Album Review
I Can Make A Mess- Enola Album Cover

I Can Make A Mess- Enola

Reviewed by
I Can Make A Mess-Enola
Record Label: Rise Records
Release Date: June 11, 2013

I think that everybody has somebody who just, you know, gets what they’re about. Without ever knowing them, this person just knows exactly what it takes to pull needles out of their heart with the graceful and elegant precision. For me, Ace Enders has always been that person. It’s almost eerie, how effortlessly he’s able to craft song after song that repeatedly knocks me off my ass while, somehow at the same time, setting my mind at ease for one constant, calming moment. Without sounding too much like a gushy diary entry, I have to say that there are few people who I am able to count on more than Ace Enders.

So when word came around that he’d be releasing a new record under I Can Make A Mess this year, titled Enola, I experienced a kind of anticipation and excitement like I’d never felt before. When I think a record’s going to be good, my internal monologue goes something like this: “wow, I think that maybe we’ve got a great record coming our way.” When I heard about Enola, however, it was more like this: “There’s a great record coming our way.” The differences are subtle, but essential. After years of hearing nothing but outstanding work from Enders, I’m now at the point where I don’t have to worry about whether or not his next release will be great. Rather, I know it will be. And, as always, I was right. Enola is an expansive, varied, and tight collection of songs that show, once again, that Enders is one of the best in the business.

For someone who’s been at it for as long as Ace has, it’s hard to believe that Enola sounds as wide-awake as any debut. While this record is the fourth full-length entry into the I Can Make A Mess (I guess it’s my business now?) cannon, Enola is largely incomparable to the other albums, sonically speaking. The songs jump from airy and triumphant crescendos a la Bon Iver (“Enola,” “Wrinkle”) to summery, synth-based sing-alongs (“Tidal Wave,” “Listen Lesson/Keep Away”) to effective combinations of the two (“Burn It All Down”) for another painstakingly crafted, and somehow cohesive release.

While Enola is definitely different from anything that Enders has ever done before, it certainly does not lack the reserved, yet honest personality that has made his releases great since 2002’s For All Of This. This is evident as soon as the title track washes ashore amid building drums and falsetto, with a repeated chorus of “you are not alone” ringing just under the surface. “Wrinkle” builds on the style of the title track, but feels even more accomplished and well-executed, digging deeper and deeper under the skin with every second. While the lyricism may seem a bit simple on its own, it feels as if, more than ever, Enders has ingrained these words so deeply within the songs themselves that even the simplest repeated line (“I guess this is the middle”) can hit harder than almost anything else released this year.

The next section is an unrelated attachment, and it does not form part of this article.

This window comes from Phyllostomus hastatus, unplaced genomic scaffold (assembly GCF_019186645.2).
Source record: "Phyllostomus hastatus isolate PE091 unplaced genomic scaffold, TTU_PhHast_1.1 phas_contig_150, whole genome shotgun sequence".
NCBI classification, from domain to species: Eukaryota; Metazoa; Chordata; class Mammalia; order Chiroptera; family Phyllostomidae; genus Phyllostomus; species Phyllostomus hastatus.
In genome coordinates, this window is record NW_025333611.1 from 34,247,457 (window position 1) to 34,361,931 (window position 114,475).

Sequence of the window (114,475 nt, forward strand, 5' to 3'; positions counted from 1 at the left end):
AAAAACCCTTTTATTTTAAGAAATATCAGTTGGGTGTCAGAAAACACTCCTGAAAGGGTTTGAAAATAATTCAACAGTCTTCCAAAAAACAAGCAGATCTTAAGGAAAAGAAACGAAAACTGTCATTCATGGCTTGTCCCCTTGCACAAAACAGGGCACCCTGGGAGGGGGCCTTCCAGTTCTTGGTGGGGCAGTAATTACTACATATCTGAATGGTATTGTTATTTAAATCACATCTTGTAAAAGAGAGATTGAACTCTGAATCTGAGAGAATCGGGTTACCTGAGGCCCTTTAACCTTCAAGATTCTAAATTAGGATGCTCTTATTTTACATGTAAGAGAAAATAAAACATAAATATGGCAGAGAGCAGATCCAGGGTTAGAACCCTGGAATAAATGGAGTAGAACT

While the more Bon Iver-like tracks take spots among the best songs that Ace has ever written (“Lions”), some of the most entertaining and successful cuts on Enola come surprisingly out of left field. “Listen Lesson/Keep Away” and “Tidal Wave” sound like the kind of songs that a robot would play on an overcast beach day, completely blowing away the anti-computer version of Enders who released the caustic “Digital Age” just last year. This is a welcome and fitting progression for a man who never seems to rest or stay stagnant.

Ace’s greatest accomplishment on Enola, however, is his ability to intertwine these diverse cuts almost seamlessly, showing his continuing growth as a producer. The songs connect via short, underwater-sounding piano riffs that flow out from the end of some of the songs and into the beginning of the next. It’s the little nuances like these that make Enola such a crowning achievement as an album, as opposed to a collection of songs. The only misstep here is the inclusion of synth-doused “What Happens Now,” which would have worked better out of the context of the album.

“Come and settle down I found my place in line/ Come and settle down I know exactly what is right” sings Enders during the album’s stunning finale “Thin White Line, and I oblige without thinking. I’m here; I’m along for the ride and that goes without saying. I’ll settle down and wait for the next record, and I’ll sleep soundly until then, knowing he’ll knock the wind out of me once more.

Recommended If You LikeThe Early November, Bon Iver, Bon Iver, Iron and Wine with some synth

This review is a user submitted review from jordalsh. You can see all of jordalsh's submitted reviews here.
Displaying posts 1 - 7 of 7
06:23 AM on 07/22/13
Hunger makes me a modern girl
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wanielledalsh's Avatar
“Listen Lesson/Keep Away” and “Tidal Wave” sound like the kind of songs that a robot would play on an overcast beach day
Like you would know what happens at a beach.

Good review. The album flows well, but definitely nothing like the perfect flow of The World We Know. Listening to Lions from the Share with Everyone EP, you would never think it would fit into an album like this. But it does perfectly.
05:40 PM on 07/22/13
Zac Djamoos
no shade in the shadow of the cross
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Zac Djamoos's Avatar
Really good review. Your dedication to Mr. Enders is admirable
05:42 PM on 07/22/13
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jordalsh's Avatar
Really good review. Your dedication to Mr. Enders is admirable
thank you sir
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